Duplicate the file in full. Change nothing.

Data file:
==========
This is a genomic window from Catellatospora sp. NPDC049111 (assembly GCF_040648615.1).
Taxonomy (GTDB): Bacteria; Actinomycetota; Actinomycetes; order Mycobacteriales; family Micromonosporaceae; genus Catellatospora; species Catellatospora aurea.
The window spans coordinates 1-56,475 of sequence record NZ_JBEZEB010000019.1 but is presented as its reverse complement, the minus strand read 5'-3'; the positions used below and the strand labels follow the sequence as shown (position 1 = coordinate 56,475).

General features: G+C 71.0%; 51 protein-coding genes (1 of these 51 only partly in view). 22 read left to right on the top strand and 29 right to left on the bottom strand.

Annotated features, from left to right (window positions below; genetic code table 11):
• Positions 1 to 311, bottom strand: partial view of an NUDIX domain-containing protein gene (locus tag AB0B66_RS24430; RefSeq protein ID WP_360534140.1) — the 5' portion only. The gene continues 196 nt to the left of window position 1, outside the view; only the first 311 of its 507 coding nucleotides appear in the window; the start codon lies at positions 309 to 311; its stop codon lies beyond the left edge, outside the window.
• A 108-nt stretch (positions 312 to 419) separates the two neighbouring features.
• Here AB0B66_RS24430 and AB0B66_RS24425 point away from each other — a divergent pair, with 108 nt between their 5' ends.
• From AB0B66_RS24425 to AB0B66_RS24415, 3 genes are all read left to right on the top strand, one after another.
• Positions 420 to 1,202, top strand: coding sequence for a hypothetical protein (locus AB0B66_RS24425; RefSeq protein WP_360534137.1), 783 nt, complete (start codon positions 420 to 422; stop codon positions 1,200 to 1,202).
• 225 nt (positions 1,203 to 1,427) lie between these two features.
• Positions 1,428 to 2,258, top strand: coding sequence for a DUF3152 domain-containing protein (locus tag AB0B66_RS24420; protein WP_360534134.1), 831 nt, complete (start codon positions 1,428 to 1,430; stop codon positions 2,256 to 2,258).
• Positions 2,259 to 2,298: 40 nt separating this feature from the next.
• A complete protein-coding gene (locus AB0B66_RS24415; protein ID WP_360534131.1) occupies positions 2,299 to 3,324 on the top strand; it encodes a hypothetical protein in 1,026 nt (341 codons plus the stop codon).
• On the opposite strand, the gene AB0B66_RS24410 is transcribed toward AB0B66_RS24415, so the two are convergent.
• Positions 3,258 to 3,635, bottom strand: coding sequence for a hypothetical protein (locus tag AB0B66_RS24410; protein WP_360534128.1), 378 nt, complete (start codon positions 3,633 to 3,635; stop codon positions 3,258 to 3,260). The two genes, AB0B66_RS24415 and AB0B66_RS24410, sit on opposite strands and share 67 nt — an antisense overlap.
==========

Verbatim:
This is a genomic window from Catellatospora sp. NPDC049111 (assembly GCF_040648615.1).
Taxonomy (GTDB): Bacteria; Actinomycetota; Actinomycetes; order Mycobacteriales; family Micromonosporaceae; genus Catellatospora; species Catellatospora aurea.
The window spans coordinates 1-56,475 of sequence record NZ_JBEZEB010000019.1 but is presented as its reverse complement, the minus strand read 5'-3'; the positions used below and the strand labels follow the sequence as shown (position 1 = coordinate 56,475).

General features: G+C 71.0%; 51 protein-coding genes (1 of these 51 only partly in view). 22 read left to right on the top strand and 29 right to left on the bottom strand.

Annotated features, from left to right (window positions below; genetic code table 11):
• Positions 1 to 311, bottom strand: partial view of an NUDIX domain-containing protein gene (locus tag AB0B66_RS24430; RefSeq protein ID WP_360534140.1) — the 5' portion only. The gene continues 196 nt to the left of window position 1, outside the view; only the first 311 of its 507 coding nucleotides appear in the window; the start codon lies at positions 309 to 311; its stop codon lies beyond the left edge, outside the window.
• A 108-nt stretch (positions 312 to 419) separates the two neighbouring features.
• Here AB0B66_RS24430 and AB0B66_RS24425 point away from each other — a divergent pair, with 108 nt between their 5' ends.
• From AB0B66_RS24425 to AB0B66_RS24415, 3 genes are all read left to right on the top strand, one after another.
• Positions 420 to 1,202, top strand: coding sequence for a hypothetical protein (locus AB0B66_RS24425; RefSeq protein WP_360534137.1), 783 nt, complete (start codon positions 420 to 422; stop codon positions 1,200 to 1,202).
• 225 nt (positions 1,203 to 1,427) lie between these two features.
• Positions 1,428 to 2,258, top strand: coding sequence for a DUF3152 domain-containing protein (locus tag AB0B66_RS24420; protein WP_360534134.1), 831 nt, complete (start codon positions 1,428 to 1,430; stop codon positions 2,256 to 2,258).
• Positions 2,259 to 2,298: 40 nt separating this feature from the next.
• A complete protein-coding gene (locus AB0B66_RS24415; protein ID WP_360534131.1) occupies positions 2,299 to 3,324 on the top strand; it encodes a hypothetical protein in 1,026 nt (341 codons plus the stop codon).
• On the opposite strand, the gene AB0B66_RS24410 is transcribed toward AB0B66_RS24415, so the two are convergent.
• Positions 3,258 to 3,635, bottom strand: coding sequence for a hypothetical protein (locus tag AB0B66_RS24410; protein WP_360534128.1), 378 nt, complete (start codon positions 3,633 to 3,635; stop codon positions 3,258 to 3,260). The two genes, AB0B66_RS24415 and AB0B66_RS24410, sit on opposite strands and share 67 nt — an antisense overlap.